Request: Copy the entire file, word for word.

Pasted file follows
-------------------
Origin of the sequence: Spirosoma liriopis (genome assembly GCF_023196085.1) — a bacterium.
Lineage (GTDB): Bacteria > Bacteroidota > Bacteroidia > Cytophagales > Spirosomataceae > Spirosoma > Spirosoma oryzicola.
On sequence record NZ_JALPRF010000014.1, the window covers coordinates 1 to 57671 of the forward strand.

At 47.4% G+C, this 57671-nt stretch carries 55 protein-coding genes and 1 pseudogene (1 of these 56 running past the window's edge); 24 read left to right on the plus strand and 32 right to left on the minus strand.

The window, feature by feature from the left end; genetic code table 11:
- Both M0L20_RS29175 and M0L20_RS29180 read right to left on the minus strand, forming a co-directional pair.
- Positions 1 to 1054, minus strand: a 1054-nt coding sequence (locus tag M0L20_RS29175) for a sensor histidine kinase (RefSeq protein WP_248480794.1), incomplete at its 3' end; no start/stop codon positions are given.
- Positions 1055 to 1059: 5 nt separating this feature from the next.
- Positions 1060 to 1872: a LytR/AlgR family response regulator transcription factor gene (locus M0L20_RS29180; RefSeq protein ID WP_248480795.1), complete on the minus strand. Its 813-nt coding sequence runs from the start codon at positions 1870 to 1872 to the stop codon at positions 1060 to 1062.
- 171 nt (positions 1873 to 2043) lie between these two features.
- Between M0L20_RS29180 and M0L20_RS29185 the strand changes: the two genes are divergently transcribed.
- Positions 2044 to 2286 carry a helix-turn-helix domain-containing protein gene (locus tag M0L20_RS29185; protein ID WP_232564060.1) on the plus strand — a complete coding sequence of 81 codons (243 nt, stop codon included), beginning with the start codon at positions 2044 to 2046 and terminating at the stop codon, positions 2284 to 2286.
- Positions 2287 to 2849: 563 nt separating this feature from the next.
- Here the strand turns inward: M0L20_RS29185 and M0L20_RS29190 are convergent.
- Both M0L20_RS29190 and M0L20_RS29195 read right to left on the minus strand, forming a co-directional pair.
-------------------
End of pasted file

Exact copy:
Origin of the sequence: Spirosoma liriopis (genome assembly GCF_023196085.1) — a bacterium.
Lineage (GTDB): Bacteria > Bacteroidota > Bacteroidia > Cytophagales > Spirosomataceae > Spirosoma > Spirosoma oryzicola.
On sequence record NZ_JALPRF010000014.1, the window covers coordinates 1 to 57671 of the forward strand.

At 47.4% G+C, this 57671-nt stretch carries 55 protein-coding genes and 1 pseudogene (1 of these 56 running past the window's edge); 24 read left to right on the plus strand and 32 right to left on the minus strand.

The window, feature by feature from the left end; genetic code table 11:
- Both M0L20_RS29175 and M0L20_RS29180 read right to left on the minus strand, forming a co-directional pair.
- Positions 1 to 1054, minus strand: a 1054-nt coding sequence (locus tag M0L20_RS29175) for a sensor histidine kinase (RefSeq protein WP_248480794.1), incomplete at its 3' end; no start/stop codon positions are given.
- Positions 1055 to 1059: 5 nt separating this feature from the next.
- Positions 1060 to 1872: a LytR/AlgR family response regulator transcription factor gene (locus M0L20_RS29180; RefSeq protein ID WP_248480795.1), complete on the minus strand. Its 813-nt coding sequence runs from the start codon at positions 1870 to 1872 to the stop codon at positions 1060 to 1062.
- 171 nt (positions 1873 to 2043) lie between these two features.
- Between M0L20_RS29180 and M0L20_RS29185 the strand changes: the two genes are divergently transcribed.
- Positions 2044 to 2286 carry a helix-turn-helix domain-containing protein gene (locus tag M0L20_RS29185; protein ID WP_232564060.1) on the plus strand — a complete coding sequence of 81 codons (243 nt, stop codon included), beginning with the start codon at positions 2044 to 2046 and terminating at the stop codon, positions 2284 to 2286.
- Positions 2287 to 2849: 563 nt separating this feature from the next.
- Here the strand turns inward: M0L20_RS29185 and M0L20_RS29190 are convergent.
- Both M0L20_RS29190 and M0L20_RS29195 read right to left on the minus strand, forming a co-directional pair.